Other family members of a proband

  • The risk to other family members depends on the status of the proband's parents.
  • If a parent has the pathogenic variant, his or her family members are at risk.

Related Genetic Counseling Issues

Testing of at-risk asymptomatic adults. Asymptomatic adults at risk of inheriting a CMT1-causing mutation may wish to pursue further evaluation, either through molecular genetic testing if a pathogenic variant has been identified in the family or through clinical evaluation and NCV testing. Since no treatment is available to individuals early in the course of the disease, such testing is for personal decision making only.

Testing of at-risk individuals during childhood. Consensus holds that asymptomatic individuals younger than age 18 years who are at risk for adult-onset disorders should not have testing. See also the National Society of Genetic Counselors position statement on genetic testing of minors for adult-onset conditions and the American Society of Human Genetics and American College of Medical Genetics points to consider: ethical, legal, and psychosocial implications of genetic testing in children and adolescents.

Considerations in families with an apparent de novo mutation. When neither parent of a proband with an autosomal dominant condition has the disease-causing mutation or clinical evidence of the disorder, it is likely that the proband has a de novo mutation. However, possible non-medical explanations including alternate paternity or maternity (e.g., with assisted reproduction) or undisclosed adoption could also be explored.

Family planning

  • The optimal time for determination of genetic risk and discussion of the availability of prenatal testing is before pregnancy.
  • It is appropriate to offer genetic counseling (including discussion of potential risks to offspring and reproductive options) to young adults who are affected or at risk.

DNA banking is the storage of DNA (typically extracted from white blood cells) for possible future use. Because it is likely that testing methodology and our understanding of genes, mutations, and diseases will improve in the future, consideration should be given to banking DNA of affected individuals.

Prenatal Testing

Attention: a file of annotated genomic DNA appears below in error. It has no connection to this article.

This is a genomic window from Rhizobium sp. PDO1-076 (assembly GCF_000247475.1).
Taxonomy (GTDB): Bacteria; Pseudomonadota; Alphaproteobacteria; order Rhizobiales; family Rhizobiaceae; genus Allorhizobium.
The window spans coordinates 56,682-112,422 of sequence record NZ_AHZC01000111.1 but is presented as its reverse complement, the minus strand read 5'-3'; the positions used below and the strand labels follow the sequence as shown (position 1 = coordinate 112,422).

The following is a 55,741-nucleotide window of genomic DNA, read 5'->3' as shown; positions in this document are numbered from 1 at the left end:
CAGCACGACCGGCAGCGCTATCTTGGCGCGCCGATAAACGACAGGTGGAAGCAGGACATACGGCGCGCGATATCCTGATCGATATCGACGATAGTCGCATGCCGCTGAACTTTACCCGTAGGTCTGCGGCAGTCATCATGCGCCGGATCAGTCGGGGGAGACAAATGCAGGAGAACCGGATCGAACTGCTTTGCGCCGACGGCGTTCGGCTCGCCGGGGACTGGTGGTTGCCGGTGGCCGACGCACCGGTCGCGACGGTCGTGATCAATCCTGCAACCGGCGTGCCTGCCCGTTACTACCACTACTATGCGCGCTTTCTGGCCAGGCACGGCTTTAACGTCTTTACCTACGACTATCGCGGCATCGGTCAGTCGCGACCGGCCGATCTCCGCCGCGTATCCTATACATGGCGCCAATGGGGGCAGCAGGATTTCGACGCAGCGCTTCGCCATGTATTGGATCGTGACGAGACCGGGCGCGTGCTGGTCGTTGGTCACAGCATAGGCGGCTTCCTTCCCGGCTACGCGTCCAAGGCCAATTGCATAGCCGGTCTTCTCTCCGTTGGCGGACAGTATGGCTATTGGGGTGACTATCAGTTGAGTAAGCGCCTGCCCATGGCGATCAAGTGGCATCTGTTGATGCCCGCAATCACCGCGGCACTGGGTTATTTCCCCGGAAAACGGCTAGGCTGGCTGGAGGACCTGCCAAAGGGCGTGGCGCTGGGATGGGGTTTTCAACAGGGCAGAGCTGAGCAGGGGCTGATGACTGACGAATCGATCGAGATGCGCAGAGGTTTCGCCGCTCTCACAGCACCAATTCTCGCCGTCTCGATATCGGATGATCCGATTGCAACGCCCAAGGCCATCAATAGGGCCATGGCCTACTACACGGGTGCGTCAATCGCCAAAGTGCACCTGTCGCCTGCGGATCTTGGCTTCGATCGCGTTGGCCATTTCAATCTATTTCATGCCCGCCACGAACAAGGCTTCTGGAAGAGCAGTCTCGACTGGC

Prenatal testing for pregnancies at increased risk for all CMT1 subtypes is possible by analysis of DNA extracted from fetal cells obtained by amniocentesis usually performed at approximately 15 to 18 weeks' gestation or chorionic villus sampling (CVS) at approximately ten to 12 weeks' gestation. The disease-causing allele in the family must be identified before prenatal testing can be performed.

Note: Gestational age is expressed as menstrual weeks calculated either from the first day of the last normal menstrual period or by ultrasound measurements.

Requests for prenatal testing for typically adult-onset conditions which (like CMT1) do not affect intellect or life span are not common. Differences in perspective may exist among medical professionals and within families regarding the use of prenatal testing, particularly if the testing is being considered for the purpose of pregnancy termination rather than early diagnosis. Although most centers would consider decisions about prenatal testing to be the choice of the parents, discussion of these issues is appropriate.

Preimplantation genetic diagnosis (PGD) may be an option for some families in which the pathogenic variant has been identified. Successful use of PGD for CMT1A has been reported [Lee et al 2013].


GeneReviews staff has selected the following disease-specific and/or umbrella support organizations and/or registries for the benefit of individuals with this disorder and their families. GeneReviews is not responsible for the information provided by other organizations. For information on selection criteria, click here.

  • Association CMT France
    13 allée de Grèce
    35140 Saint Aubin du Cormier
    Phone: 820 077 540; 2 47 27 96 41
  • Charcot-Marie-Tooth Association (CMTA)
    2700 Chestnut Street
    Chester PA 19013-4867
    Phone: 800-606-2682 (toll-free); 610-499-9264
    Fax: 610-499-9267
    Email: info@charcot-marie-tooth.org
  • European Charcot-Marie-Tooth Consortium
    Department of Molecular Genetics
    University of Antwerp
    Antwerp Antwerpen B-2610
    Fax: 03 2651002
    Email: gisele.smeyers@ua.ac.be
  • Hereditary Neuropathy Foundation, Inc.
    1751 2nd Avenue
    Suite 103
    New York NY 10128
    Phone: 877-463-1287 (toll-free); 212-722-8396
    Email: info@hnf-cure.org
  • National Library of Medicine Genetics Home Reference
  • NCBI Genes and Disease
    Institute of Genetic Medicine
    University of Newcastle upon Tyne
    International Centre for Life
    Newcastle upon Tyne NE1 3BZ
    United Kingdom